ROCK ART RANCH TAKES VISITORS BACK IN TIME ! EXPERTS MARVEL AT “BIRTHING SCENE” A GLIMPSE OF SOUTH WEST PREHISTORIC LIFE ON PECOS 2013 TOUR
THE PECOS CONFERENCE IS HELD EACH AUGUST ALLOWING SOUTH WEST ARCHAEOLOGIST TO MEET, DRINK BEER, VISIT IN THE SHADE OF A PINE TREE WHILE DISCUSSING THE SEASON’S FINDS AND CONCLUSIONS. THE FIRST TWO DAYS FOLKS MEET BENEATH BIG TENTS AND LISTEN TO 10 MINUTE REPORTS, ON SUNDAY FOLKS BREAK CAMP AND HEAD OUT ON THEIR CHOSEN FIELD TRIP FROM A DOZEN TO CHOOSE FROM THIS CHEVELON CANYON TOUR FILLED UP FAST….MORE 2013 PECOS NOTES BELOW…
To some, the land seen off I-40 just south of Winslow, Arizona, is featureless and seemingly without end. Others, more adventuresome, might find the finger-like canyons of precious water that collect on these lands and have supported life there for centuries. Those who stop and look closely might enjoy the language of prehistoric man left on the walls of Chevelon Canyon. Surprisingly, rock artists seven thousand years ago wrote about the same human conditions that preoccupy our lives today….life, death, birth and putting food on the table.
Man’s need for spirituality is found in the two foot tall human-shaped figures who resembled the shamanistic drawing found in the San Juan River valley. Perhaps the most famous rock drawing found here is the “Birthing scene” which shows a unmarried pueblo women (wearing Hopi hair whorls) giving birth. Some of the paint of this design has been scrapped away over the centuries by women hoping to become pregnant, either by carrying the powder in a medicine bag or ingesting it in order to successfully conceive. For thousands of years these rock designs were the religious center of between 200-400 people living in the area who up to 1400 AD depended upon this canyon for their livelihood and probably their spiritual life also.
Today Rock Art Ranch is a private ranch 25 miles southeast of Winslow, AZ, it still raises cattle and bison and encompasses 5,000 acres between Winslow and Holbrook. Rock Art Ranch is home to one of the best preserved and most extensive collections of ancient petroglyphs in the southwest. The spectacular rock art dates from 6000 BC to AD 1400 and lies in the deep lush canyons found in the high desert around 5100’ elevation. For thousands of years this area has been visited by hunting nomads and gathering groups. Charles Adams is a Professor in the School of Anthropology and Curator of Archaeology in the Arizona State Museum, both at the University of Arizona. Chuck directs a field school here each summer and is the overall principal investigator in Chevelon Canyon. Adams along with Richard Lange have conducted survey and excavations in this area through the ASM Homol’ovi Research Program, their research interests include proto-historic and historic Pueblo archaeology, Hopi ethnography, religion and ritual in the archaeological record, settlement patterns and land use. In 2013, the UA field school focused on describing the archaeological record of the ranch and its neighbors and conducted a limited excavation on an early 13th century pueblo of 30-50 rooms. They wanted to gain an understanding of how the landscape was used by groups over the past 8000 years, and why groups migrated to and from this area, and if this rock art communicated identity and ownership.
Visiting Homolovi Ruins (just north of Winslow, AZ) some folks hear of the Winslow ranching family who managed to keep a significant cluster of petroglyphs protected from vandalism for more than 50 years. Brantley Baird is a descendent who created “Rock Art Ranch AZ” and for a fee, the Baird’s will guide folks to the 3000+ rock art images located on the canyon walls. Some archaeologist have declared Rock Art Ranch as; “One of the premier rock art sites in the world” saying the significance of this site is amplified by rock art samples spanning 6000 years produced by Anasazi, Sinagua, Hopi, Navajo, and the Zuni cultures. Please note also this hike is on private property and arrangements must be made in advance with the Baird family prior to visiting Rock Art Ranch. Contact the Baird’s at 928-288-3260 to make your arrangements, and be sure to visit their museum setup, displaying a lifetime of discoveries. The ranch, which Baird’s parents purchased in 1945, features a barn stocked with artifacts found on the property as well as those passed down through the family, which has deep Arizona roots. Baird’s great-grandfather was William Jordan Flake, a co-founder of the town of Snowflake. Anasazi ruins and a Navajo hogan and sweat house are all part of the ranch.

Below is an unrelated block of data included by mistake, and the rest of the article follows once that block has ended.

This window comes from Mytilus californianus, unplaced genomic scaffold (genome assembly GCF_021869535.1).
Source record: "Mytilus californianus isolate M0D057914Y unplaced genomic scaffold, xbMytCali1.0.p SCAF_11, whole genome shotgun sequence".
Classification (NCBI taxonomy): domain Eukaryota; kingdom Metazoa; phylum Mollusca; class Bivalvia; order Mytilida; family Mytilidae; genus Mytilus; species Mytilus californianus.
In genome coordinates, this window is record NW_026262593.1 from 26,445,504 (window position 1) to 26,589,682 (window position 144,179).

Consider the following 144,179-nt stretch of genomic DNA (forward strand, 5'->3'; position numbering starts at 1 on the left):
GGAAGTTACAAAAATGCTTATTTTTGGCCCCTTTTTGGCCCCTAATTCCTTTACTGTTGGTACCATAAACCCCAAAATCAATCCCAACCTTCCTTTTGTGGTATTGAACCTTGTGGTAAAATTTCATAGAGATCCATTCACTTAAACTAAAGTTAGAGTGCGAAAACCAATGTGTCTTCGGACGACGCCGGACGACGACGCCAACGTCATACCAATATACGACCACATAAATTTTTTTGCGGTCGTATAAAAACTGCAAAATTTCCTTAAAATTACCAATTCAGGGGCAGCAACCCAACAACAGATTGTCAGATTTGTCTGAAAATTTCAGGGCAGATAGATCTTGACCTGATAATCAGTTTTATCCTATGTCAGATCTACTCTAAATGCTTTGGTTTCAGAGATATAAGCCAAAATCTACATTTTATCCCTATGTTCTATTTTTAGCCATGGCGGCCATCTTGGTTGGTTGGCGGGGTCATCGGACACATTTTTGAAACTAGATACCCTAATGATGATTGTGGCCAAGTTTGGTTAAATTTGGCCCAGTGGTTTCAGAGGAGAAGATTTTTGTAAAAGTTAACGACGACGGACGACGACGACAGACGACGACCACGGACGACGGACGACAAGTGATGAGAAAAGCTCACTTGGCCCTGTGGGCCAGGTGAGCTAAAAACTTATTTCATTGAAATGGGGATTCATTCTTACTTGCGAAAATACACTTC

Call 928-288-3260 and for a fee and the date, time can be arranged. You will be met by a ranch hand at the corner of Territorial Road and Bell Cow Road at 10 am on any Saturday. Be prepared to follow his truck along a rutted ranch road for a couple of miles. You will pass through a couple of locked gates along the ranch road until reaching a parking area next to Chevelon Canyon. As long as you are with Baird or his people, ignore all those threatening signs overhead, the tour is well worth the risks…
From Winslow: Take SR87 south towards Payson. Turn left on SR99 and follow about 6 1/4 miles until you reach Territorial Road (McLaws Road on many maps). Follow the gravel surfaced Territorial Road for about 8 1/2 miles until you reach intersection of Bell Cow Road. This is the rendezvous spot for those interested in viewing the petroglyphs. Rock Art Ranch House Museum is three miles further east on Territorial Road on the south side..
THE 2013 PECOS CONFERENCE WAS HELD IN FLAGSTAFF, ALMOST 500 ATTENDED, THE EVENT WAS SPONSORED BY THE MUSEUM OF NORTHERN HISTORY. IN THE BUSINESS MEETING, THE CONFERENCE NOW IN ITS 76 YEAR, WILL HOLD THE 77TH MEETING IN UTAH HOSTED BY THE CITY OF BLANDING AND THE EDGE OF THE CEDARS MUSEUM. THE 78TH MEETING WILL BE HELD NEAR MANCOS, COLORADO AUGUST 6-8TH 2015…
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